One of the strangest things about the legal world is how odd-ball cases can take on a life of their own and generate rulings that greatly affect us all. This can even happen where the original litigants are all long dead. Such is the case with the matter named Stern v. Marshall, but which most of us recognize as the "Anna Nicole Smith tried to get more money from her dead husband" case.
Normally, one would think that whether Ms. Smith (legally named Vicki Lynn Marshall, whose estate is represented by her long-time lawyer and sometime lover Howard K. Stern) or her dead husband's dead son gets a half-billion dollars makes no difference to any of us. And normally you'd be right. However, as the U.S. Supreme Court gets ready to hear arguments on the matter, the convoluted manner in which this case unfolded could have major consequences for everyone.
The ultimate issue is whether non-bankruptcy issues can be finally decided by a bankruptcy court. In order to understand that issue, some background is necessary.
Anna Nicole originally filed suit in a Texas probate court when she learned that her husband's carefully-crafted estate plan would provide her almost none of the estimated $1 billion estate. She claimed that her doting husband (a former Yale law professor who made it big in oil) had made oral promises to her and directed his attorney to redraft the estate plan to take care of her. Anna Nicole blamed the ultimate beneficiary of the estate plan, her husband's youngest son E. Pierce Marshall, for quashing her husband's plan, eventually suing him for tortious interference with an inter vivos gift.
That Texas case was slowly moving along when, seemingly out of nowhere, Ms. Smith was sued by her housekeeper in California for sexual harassment, obtaining a default judgment to the tune of $850,000. That judgment resulted in Anna Nicole filing for bankruptcy in California, where she brought the same claim against Pierce Marshall that was pending in Texas. After some preliminary legal wrangling (including the court sanctioning Marshall for discovery abuses by preventing him presenting evidence at trial), the bankruptcy court ruled that the case was a "core matter" on which it could pass final judgment, and that Anna Nicole was entitled to approximately $500 million. Shortly thereafter, upon the conclusion of a full trial, the Texas Probate Court decided against Ms. Smith on the very same claim, and found that she was entitled to nothing.
And therein lies the problem that the Supreme Court must decide and that could affect us all -- do bankruptcy courts have the power to make final rulings on state law claims? The answer to that problem could fundamentally change the legal landscape. The reason why is because, should the Supreme Court find that bankruptcy courts do have that power, then a whole new level of forum-shopping will emerge.
Prior to the bankruptcy decision in Anna Nicole's favor, the rules as to what sorts of cases could be decided by such courts (i.e. "core proceedings") was pretty well-settled. As law professors G. Marcus Cole and Todd J. Zywicki have noted, if the rights being decided by the court arise from the bankruptcy code, then they are a "core proceeding" and if they arise from outside the code then they are a non-core matter. (See "Anna Nicole Smith Goes Shopping: The New Forum Shopping Problem In Bankruptcy", Geo. Mason Univ. Law and Economics Research Paper Series, 09-29: "Thus, a matter that could have been brought in a state court is necessarily a non-core proceeding ... The test, then, ... is whether a the case could have been brought in the absence of a bankruptcy proceeding.") The bankruptcy court in Stern v. Marshall took a very broad view of what constitutes a core matter. Although that court was overruled by the appellate courts, if the Supreme Court decides that it was correct in its determination, then suddenly bankruptcy courts become rivals to state and federal courts when litigants go out in search of a friendly forum. Such a consequence is fraught with problems.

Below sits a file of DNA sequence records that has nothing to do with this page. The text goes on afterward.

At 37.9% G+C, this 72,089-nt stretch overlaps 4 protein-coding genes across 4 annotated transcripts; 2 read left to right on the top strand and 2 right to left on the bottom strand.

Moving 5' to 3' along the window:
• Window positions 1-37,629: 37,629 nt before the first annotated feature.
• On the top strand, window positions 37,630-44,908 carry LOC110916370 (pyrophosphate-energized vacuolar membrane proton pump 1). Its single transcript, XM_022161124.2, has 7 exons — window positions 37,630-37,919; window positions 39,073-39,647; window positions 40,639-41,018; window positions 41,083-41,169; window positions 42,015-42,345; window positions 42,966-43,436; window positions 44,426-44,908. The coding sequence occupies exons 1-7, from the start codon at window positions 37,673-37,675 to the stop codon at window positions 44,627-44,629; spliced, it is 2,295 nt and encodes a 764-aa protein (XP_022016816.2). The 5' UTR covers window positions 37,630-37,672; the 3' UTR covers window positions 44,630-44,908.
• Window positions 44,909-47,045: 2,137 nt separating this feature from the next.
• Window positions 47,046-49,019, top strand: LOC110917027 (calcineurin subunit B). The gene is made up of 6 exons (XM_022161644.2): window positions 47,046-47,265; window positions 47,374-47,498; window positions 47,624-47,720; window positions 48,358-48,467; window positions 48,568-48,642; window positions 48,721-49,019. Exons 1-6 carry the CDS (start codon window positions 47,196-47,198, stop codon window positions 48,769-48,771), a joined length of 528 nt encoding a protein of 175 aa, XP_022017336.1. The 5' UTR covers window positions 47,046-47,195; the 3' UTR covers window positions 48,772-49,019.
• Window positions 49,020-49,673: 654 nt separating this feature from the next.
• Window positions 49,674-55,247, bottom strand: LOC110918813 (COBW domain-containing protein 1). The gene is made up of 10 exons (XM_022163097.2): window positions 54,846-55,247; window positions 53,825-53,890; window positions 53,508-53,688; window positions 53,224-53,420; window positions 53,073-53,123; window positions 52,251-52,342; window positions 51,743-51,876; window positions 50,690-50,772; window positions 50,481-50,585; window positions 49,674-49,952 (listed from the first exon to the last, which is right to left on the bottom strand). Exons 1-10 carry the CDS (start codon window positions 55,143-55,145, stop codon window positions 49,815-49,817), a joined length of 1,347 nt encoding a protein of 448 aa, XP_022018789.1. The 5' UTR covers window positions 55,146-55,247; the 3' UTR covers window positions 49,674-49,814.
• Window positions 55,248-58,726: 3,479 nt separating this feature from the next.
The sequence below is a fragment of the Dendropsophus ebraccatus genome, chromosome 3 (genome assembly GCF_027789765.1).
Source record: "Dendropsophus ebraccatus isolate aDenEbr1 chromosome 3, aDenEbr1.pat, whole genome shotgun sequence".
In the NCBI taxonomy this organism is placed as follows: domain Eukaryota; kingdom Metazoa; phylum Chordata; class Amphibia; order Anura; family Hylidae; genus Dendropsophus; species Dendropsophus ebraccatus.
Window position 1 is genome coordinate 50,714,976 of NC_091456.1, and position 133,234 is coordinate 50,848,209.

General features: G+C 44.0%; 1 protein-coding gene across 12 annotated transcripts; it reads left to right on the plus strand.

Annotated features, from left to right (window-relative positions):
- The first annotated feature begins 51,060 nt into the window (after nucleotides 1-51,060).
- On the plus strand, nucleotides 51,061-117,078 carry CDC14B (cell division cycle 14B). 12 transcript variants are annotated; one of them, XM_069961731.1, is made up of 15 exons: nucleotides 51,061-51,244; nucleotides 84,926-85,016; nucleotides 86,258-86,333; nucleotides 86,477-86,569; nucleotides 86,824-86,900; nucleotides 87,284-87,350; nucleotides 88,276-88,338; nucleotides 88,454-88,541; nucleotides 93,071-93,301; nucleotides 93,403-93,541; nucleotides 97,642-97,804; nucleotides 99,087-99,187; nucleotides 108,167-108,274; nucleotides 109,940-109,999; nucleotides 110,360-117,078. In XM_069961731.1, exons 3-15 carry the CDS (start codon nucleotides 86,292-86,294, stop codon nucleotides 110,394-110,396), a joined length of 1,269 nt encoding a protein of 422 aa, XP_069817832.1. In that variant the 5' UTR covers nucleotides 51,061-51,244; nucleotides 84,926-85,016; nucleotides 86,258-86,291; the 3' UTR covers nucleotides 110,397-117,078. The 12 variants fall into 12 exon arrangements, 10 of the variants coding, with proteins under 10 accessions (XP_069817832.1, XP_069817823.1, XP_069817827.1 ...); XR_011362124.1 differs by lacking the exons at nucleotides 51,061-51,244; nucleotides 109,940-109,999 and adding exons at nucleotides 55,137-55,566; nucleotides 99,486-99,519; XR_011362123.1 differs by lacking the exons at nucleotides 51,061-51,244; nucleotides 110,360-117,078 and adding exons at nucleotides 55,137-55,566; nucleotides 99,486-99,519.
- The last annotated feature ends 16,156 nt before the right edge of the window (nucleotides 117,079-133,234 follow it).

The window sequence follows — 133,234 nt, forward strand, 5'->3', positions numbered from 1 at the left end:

Most importantly, an expansive definition of what constitutes "core proceedings" could lead directly to litigants running to bankruptcy courts deemed sympathetic to their cause in order to avoid the results of a state court matter heading in the wrong direction. As a result, we could end up with federal court decisions that trump state court rulings on issues of law that are entirely matters of civil law (as opposed to bankruptcy). When those federal rulings are diametrically opposed to the state court ones, then you also have issues of federalism come into play, which issues are amplified when the federal court sits in an entirely different state, as happened in Stern v. Marshall. Other issues include the potential for litigants to be denied "the rights of individuals to a fair and fully heard case," as expressed by some civil rights organizations. Overall, the consequences of inconsistent rulings and battling federal and state judiciaries could seriously undermine the effectiveness and efficiency of our legal system.
That would not be good for anyone.
As it stands now, the division between what cases belong in which courts is fairly clear and well-defined. The Ninth Circuit ruling in Stern v. Marshall stayed faithful to that division in limiting the scope of "core proceedings." The Supreme Court would do well to affirm that decision and leave Anna Nicole's legacy to the tabloids instead of the legal journals.